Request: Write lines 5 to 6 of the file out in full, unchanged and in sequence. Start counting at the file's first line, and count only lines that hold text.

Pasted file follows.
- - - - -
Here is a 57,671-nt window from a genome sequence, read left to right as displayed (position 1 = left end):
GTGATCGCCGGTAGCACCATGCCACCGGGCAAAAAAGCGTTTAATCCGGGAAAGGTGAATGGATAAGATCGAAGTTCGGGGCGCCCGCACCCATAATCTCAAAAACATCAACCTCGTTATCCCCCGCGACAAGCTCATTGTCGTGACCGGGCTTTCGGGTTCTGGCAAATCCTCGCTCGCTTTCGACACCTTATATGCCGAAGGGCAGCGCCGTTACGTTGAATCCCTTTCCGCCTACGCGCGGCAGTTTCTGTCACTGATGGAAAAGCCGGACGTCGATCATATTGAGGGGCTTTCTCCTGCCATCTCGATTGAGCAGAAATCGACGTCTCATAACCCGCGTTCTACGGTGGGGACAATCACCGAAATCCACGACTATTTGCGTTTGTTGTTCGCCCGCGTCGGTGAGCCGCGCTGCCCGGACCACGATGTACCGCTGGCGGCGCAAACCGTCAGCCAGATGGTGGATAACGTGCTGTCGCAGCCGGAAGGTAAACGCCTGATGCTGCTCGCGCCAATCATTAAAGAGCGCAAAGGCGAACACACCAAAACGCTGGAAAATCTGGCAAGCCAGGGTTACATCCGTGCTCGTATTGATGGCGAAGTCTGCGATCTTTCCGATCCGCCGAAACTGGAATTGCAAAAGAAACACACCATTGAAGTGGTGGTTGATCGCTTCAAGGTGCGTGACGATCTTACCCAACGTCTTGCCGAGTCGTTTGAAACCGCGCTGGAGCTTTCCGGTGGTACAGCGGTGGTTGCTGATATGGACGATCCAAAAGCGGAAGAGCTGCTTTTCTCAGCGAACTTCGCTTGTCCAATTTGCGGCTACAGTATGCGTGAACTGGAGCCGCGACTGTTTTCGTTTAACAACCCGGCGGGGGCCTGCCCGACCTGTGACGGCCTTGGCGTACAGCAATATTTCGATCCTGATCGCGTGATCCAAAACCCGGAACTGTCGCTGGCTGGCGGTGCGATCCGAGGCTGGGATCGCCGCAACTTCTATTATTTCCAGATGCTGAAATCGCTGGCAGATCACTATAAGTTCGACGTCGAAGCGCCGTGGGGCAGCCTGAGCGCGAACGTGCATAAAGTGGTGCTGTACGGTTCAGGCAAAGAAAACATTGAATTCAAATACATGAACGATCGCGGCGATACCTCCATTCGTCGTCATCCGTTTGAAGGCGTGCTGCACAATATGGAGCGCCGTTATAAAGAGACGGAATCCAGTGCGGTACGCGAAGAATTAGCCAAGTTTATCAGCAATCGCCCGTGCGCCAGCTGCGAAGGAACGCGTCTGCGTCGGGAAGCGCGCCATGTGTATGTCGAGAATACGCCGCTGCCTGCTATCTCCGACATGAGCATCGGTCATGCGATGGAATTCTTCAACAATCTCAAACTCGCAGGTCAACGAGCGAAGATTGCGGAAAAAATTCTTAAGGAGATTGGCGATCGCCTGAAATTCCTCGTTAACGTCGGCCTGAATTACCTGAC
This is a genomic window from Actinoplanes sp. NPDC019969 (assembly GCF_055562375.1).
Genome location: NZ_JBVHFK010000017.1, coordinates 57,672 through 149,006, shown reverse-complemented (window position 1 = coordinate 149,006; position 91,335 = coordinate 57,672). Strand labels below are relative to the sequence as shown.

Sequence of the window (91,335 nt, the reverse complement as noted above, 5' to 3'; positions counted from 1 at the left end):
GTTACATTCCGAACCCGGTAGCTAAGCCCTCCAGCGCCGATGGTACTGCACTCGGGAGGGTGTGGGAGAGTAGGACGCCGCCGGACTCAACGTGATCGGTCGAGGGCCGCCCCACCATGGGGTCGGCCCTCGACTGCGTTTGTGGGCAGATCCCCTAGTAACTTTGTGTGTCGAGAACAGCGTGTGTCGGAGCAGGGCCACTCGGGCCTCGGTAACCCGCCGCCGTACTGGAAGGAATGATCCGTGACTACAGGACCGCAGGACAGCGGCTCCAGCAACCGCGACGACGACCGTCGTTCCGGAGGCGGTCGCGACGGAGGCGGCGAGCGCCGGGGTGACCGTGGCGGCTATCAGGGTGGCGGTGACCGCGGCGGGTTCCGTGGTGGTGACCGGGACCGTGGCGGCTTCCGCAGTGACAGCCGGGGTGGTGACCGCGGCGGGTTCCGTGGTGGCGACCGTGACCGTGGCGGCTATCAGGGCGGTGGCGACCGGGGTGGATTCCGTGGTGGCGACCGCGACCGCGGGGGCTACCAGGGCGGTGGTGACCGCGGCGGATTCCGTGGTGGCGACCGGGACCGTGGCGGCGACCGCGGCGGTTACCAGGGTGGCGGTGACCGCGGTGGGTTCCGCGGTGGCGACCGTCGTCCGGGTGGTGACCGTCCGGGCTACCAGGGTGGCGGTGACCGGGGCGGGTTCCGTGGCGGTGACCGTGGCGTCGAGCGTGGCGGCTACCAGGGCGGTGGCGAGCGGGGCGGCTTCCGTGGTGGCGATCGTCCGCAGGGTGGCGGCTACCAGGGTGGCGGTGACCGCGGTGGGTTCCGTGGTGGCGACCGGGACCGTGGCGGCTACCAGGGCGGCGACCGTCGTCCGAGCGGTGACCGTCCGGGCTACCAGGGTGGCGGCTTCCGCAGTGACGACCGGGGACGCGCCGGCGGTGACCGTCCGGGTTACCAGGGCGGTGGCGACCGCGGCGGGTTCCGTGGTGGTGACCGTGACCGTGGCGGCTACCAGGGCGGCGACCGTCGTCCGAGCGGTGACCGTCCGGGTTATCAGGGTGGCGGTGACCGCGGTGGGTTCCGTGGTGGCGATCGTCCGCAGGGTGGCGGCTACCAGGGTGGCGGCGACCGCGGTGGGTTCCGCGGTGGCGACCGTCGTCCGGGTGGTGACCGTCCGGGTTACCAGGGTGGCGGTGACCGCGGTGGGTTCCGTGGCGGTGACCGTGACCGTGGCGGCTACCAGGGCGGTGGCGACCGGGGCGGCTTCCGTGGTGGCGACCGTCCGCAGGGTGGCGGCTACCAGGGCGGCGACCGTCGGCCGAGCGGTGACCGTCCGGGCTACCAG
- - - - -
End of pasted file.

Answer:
Sequence of the window (91,335 nt, the reverse complement as noted above, 5' to 3'; positions counted from 1 at the left end):
GTTACATTCCGAACCCGGTAGCTAAGCCCTCCAGCGCCGATGGTACTGCACTCGGGAGGGTGTGGGAGAGTAGGACGCCGCCGGACTCAACGTGATCGGTCGAGGGCCGCCCCACCATGGGGTCGGCCCTCGACTGCGTTTGTGGGCAGATCCCCTAGTAACTTTGTGTGTCGAGAACAGCGTGTGTCGGAGCAGGGCCACTCGGGCCTCGGTAACCCGCCGCCGTACTGGAAGGAATGATCCGTGACTACAGGACCGCAGGACAGCGGCTCCAGCAACCGCGACGACGACCGTCGTTCCGGAGGCGGTCGCGACGGAGGCGGCGAGCGCCGGGGTGACCGTGGCGGCTATCAGGGTGGCGGTGACCGCGGCGGGTTCCGTGGTGGTGACCGGGACCGTGGCGGCTTCCGCAGTGACAGCCGGGGTGGTGACCGCGGCGGGTTCCGTGGTGGCGACCGTGACCGTGGCGGCTATCAGGGCGGTGGCGACCGGGGTGGATTCCGTGGTGGCGACCGCGACCGCGGGGGCTACCAGGGCGGTGGTGACCGCGGCGGATTCCGTGGTGGCGACCGGGACCGTGGCGGCGACCGCGGCGGTTACCAGGGTGGCGGTGACCGCGGTGGGTTCCGCGGTGGCGACCGTCGTCCGGGTGGTGACCGTCCGGGCTACCAGGGTGGCGGTGACCGGGGCGGGTTCCGTGGCGGTGACCGTGGCGTCGAGCGTGGCGGCTACCAGGGCGGTGGCGAGCGGGGCGGCTTCCGTGGTGGCGATCGTCCGCAGGGTGGCGGCTACCAGGGTGGCGGTGACCGCGGTGGGTTCCGTGGTGGCGACCGGGACCGTGGCGGCTACCAGGGCGGCGACCGTCGTCCGAGCGGTGACCGTCCGGGCTACCAGGGTGGCGGCTTCCGCAGTGACGACCGGGGACGCGCCGGCGGTGACCGTCCGGGTTACCAGGGCGGTGGCGACCGCGGCGGGTTCCGTGGTGGTGACCGTGACCGTGGCGGCTACCAGGGCGGCGACCGTCGTCCGAGCGGTGACCGTCCGGGTTATCAGGGTGGCGGTGACCGCGGTGGGTTCCGTGGTGGCGATCGTCCGCAGGGTGGCGGCTACCAGGGTGGCGGCGACCGCGGTGGGTTCCGCGGTGGCGACCGTCGTCCGGGTGGTGACCGTCCGGGTTACCAGGGTGGCGGTGACCGCGGTGGGTTCCGTGGCGGTGACCGTGACCGTGGCGGCTACCAGGGCGGTGGCGACCGGGGCGGCTTCCGTGGTGGCGACCGTCCGCAGGGTGGCGGCTACCAGGGCGGCGACCGTCGGCCGAGCGGTGACCGTCCGGGCTACCAG